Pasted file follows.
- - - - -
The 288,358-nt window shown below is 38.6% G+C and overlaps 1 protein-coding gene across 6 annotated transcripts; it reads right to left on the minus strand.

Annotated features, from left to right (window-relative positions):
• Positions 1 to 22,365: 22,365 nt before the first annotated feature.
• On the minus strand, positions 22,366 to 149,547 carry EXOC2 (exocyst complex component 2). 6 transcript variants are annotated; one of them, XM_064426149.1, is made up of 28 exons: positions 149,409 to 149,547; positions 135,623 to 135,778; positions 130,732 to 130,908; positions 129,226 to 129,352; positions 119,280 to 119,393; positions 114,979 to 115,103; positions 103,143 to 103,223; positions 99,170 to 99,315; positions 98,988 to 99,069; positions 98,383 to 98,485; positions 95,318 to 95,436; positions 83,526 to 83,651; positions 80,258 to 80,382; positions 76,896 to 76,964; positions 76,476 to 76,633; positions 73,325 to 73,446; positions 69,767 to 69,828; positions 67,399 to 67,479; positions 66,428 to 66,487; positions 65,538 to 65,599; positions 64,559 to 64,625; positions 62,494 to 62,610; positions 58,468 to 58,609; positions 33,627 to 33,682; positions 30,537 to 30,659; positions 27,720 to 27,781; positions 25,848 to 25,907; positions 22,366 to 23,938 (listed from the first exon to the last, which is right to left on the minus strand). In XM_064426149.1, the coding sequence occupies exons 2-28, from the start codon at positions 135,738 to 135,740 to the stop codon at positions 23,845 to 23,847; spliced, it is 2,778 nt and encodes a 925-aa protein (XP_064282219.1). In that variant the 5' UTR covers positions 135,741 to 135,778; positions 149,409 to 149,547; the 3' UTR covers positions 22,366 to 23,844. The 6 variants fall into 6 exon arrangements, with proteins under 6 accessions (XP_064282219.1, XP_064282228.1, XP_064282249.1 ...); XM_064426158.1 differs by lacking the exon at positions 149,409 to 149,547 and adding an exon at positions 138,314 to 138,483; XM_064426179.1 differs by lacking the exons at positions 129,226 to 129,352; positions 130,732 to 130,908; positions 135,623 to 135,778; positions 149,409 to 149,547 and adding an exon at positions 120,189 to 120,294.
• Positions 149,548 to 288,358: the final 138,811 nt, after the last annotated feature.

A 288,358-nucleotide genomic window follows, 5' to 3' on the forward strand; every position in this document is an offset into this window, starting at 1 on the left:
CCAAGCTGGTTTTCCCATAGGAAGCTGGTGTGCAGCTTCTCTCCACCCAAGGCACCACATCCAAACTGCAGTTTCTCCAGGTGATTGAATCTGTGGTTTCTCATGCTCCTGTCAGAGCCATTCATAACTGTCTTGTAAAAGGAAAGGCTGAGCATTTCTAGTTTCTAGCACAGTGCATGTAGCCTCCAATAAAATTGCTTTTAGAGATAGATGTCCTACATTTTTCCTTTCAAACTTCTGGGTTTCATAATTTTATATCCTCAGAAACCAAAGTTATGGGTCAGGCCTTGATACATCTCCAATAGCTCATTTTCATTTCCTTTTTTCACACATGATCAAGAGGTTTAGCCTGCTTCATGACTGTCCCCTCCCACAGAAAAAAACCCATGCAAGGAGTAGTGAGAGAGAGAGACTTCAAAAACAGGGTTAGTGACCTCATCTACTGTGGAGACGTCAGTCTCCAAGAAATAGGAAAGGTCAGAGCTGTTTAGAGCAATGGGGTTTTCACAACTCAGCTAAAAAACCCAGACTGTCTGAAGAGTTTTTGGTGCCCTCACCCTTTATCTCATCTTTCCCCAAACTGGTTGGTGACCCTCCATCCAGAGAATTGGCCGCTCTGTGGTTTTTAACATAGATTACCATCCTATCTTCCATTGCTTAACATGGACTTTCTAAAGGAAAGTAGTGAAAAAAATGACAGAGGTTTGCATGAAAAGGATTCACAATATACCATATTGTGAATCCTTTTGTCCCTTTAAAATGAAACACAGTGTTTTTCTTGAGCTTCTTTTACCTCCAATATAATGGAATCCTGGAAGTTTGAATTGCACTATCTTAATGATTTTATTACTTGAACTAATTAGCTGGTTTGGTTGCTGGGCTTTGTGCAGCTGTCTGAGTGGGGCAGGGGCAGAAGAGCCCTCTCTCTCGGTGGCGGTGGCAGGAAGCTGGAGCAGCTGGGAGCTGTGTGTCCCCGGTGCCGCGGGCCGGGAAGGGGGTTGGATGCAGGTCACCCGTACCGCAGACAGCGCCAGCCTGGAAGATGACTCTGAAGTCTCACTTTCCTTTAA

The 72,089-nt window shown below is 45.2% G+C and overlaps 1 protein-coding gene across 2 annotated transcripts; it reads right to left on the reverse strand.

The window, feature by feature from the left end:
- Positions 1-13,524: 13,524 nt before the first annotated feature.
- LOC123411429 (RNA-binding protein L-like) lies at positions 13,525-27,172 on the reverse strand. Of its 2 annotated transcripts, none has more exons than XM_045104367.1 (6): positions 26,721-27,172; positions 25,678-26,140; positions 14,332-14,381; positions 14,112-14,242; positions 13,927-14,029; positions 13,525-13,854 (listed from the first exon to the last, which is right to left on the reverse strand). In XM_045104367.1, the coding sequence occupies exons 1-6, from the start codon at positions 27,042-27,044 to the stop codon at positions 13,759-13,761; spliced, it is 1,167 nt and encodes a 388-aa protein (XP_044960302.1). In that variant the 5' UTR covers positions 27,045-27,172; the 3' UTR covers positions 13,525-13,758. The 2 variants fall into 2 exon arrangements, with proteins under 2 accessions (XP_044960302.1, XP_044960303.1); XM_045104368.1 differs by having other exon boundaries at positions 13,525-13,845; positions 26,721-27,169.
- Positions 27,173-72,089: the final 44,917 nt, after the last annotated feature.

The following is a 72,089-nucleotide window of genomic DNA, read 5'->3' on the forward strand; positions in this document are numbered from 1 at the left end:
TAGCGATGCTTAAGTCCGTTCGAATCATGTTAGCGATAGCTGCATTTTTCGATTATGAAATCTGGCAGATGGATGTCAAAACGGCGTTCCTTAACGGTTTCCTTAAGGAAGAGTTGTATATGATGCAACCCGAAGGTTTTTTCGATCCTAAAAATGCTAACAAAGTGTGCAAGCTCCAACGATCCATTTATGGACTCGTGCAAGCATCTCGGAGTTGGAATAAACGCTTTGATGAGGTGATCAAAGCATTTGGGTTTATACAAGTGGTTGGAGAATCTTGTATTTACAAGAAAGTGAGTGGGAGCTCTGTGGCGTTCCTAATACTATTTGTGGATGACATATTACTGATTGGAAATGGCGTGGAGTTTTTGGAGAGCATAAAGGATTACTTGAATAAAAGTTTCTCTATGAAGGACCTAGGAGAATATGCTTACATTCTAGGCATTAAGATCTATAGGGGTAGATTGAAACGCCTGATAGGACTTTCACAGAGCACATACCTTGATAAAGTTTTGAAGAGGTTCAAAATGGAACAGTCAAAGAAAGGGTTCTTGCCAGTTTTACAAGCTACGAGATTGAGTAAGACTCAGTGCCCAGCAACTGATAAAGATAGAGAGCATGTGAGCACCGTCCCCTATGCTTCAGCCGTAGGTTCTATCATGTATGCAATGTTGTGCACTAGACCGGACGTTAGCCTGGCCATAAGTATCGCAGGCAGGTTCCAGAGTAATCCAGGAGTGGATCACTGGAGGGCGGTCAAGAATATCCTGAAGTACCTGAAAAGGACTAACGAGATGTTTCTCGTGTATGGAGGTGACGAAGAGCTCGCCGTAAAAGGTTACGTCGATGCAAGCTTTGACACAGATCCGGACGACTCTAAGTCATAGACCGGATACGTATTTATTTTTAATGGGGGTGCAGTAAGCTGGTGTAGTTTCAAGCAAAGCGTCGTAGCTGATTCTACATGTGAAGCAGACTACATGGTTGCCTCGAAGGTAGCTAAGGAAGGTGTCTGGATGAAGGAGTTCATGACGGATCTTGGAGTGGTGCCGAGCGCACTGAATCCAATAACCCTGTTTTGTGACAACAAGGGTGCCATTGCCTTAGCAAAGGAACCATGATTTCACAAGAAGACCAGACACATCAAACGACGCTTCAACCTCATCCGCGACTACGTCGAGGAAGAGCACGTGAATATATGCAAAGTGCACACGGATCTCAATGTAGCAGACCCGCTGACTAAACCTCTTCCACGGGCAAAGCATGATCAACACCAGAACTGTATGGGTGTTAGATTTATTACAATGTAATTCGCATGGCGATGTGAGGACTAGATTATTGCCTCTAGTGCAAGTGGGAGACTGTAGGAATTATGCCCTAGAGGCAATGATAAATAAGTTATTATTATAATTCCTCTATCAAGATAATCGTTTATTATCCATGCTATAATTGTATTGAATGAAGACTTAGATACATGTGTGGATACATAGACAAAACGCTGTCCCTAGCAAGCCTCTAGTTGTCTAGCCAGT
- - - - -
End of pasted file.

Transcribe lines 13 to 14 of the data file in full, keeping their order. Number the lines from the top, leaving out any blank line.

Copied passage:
The following is a 72,089-nucleotide window of genomic DNA, read 5'->3' on the forward strand; positions in this document are numbered from 1 at the left end:
TAGCGATGCTTAAGTCCGTTCGAATCATGTTAGCGATAGCTGCATTTTTCGATTATGAAATCTGGCAGATGGATGTCAAAACGGCGTTCCTTAACGGTTTCCTTAAGGAAGAGTTGTATATGATGCAACCCGAAGGTTTTTTCGATCCTAAAAATGCTAACAAAGTGTGCAAGCTCCAACGATCCATTTATGGACTCGTGCAAGCATCTCGGAGTTGGAATAAACGCTTTGATGAGGTGATCAAAGCATTTGGGTTTATACAAGTGGTTGGAGAATCTTGTATTTACAAGAAAGTGAGTGGGAGCTCTGTGGCGTTCCTAATACTATTTGTGGATGACATATTACTGATTGGAAATGGCGTGGAGTTTTTGGAGAGCATAAAGGATTACTTGAATAAAAGTTTCTCTATGAAGGACCTAGGAGAATATGCTTACATTCTAGGCATTAAGATCTATAGGGGTAGATTGAAACGCCTGATAGGACTTTCACAGAGCACATACCTTGATAAAGTTTTGAAGAGGTTCAAAATGGAACAGTCAAAGAAAGGGTTCTTGCCAGTTTTACAAGCTACGAGATTGAGTAAGACTCAGTGCCCAGCAACTGATAAAGATAGAGAGCATGTGAGCACCGTCCCCTATGCTTCAGCCGTAGGTTCTATCATGTATGCAATGTTGTGCACTAGACCGGACGTTAGCCTGGCCATAAGTATCGCAGGCAGGTTCCAGAGTAATCCAGGAGTGGATCACTGGAGGGCGGTCAAGAATATCCTGAAGTACCTGAAAAGGACTAACGAGATGTTTCTCGTGTATGGAGGTGACGAAGAGCTCGCCGTAAAAGGTTACGTCGATGCAAGCTTTGACACAGATCCGGACGACTCTAAGTCATAGACCGGATACGTATTTATTTTTAATGGGGGTGCAGTAAGCTGGTGTAGTTTCAAGCAAAGCGTCGTAGCTGATTCTACATGTGAAGCAGACTACATGGTTGCCTCGAAGGTAGCTAAGGAAGGTGTCTGGATGAAGGAGTTCATGACGGATCTTGGAGTGGTGCCGAGCGCACTGAATCCAATAACCCTGTTTTGTGACAACAAGGGTGCCATTGCCTTAGCAAAGGAACCATGATTTCACAAGAAGACCAGACACATCAAACGACGCTTCAACCTCATCCGCGACTACGTCGAGGAAGAGCACGTGAATATATGCAAAGTGCACACGGATCTCAATGTAGCAGACCCGCTGACTAAACCTCTTCCACGGGCAAAGCATGATCAACACCAGAACTGTATGGGTGTTAGATTTATTACAATGTAATTCGCATGGCGATGTGAGGACTAGATTATTGCCTCTAGTGCAAGTGGGAGACTGTAGGAATTATGCCCTAGAGGCAATGATAAATAAGTTATTATTATAATTCCTCTATCAAGATAATCGTTTATTATCCATGCTATAATTGTATTGAATGAAGACTTAGATACATGTGTGGATACATAGACAAAACGCTGTCCCTAGCAAGCCTCTAGTTGTCTAGCCAGT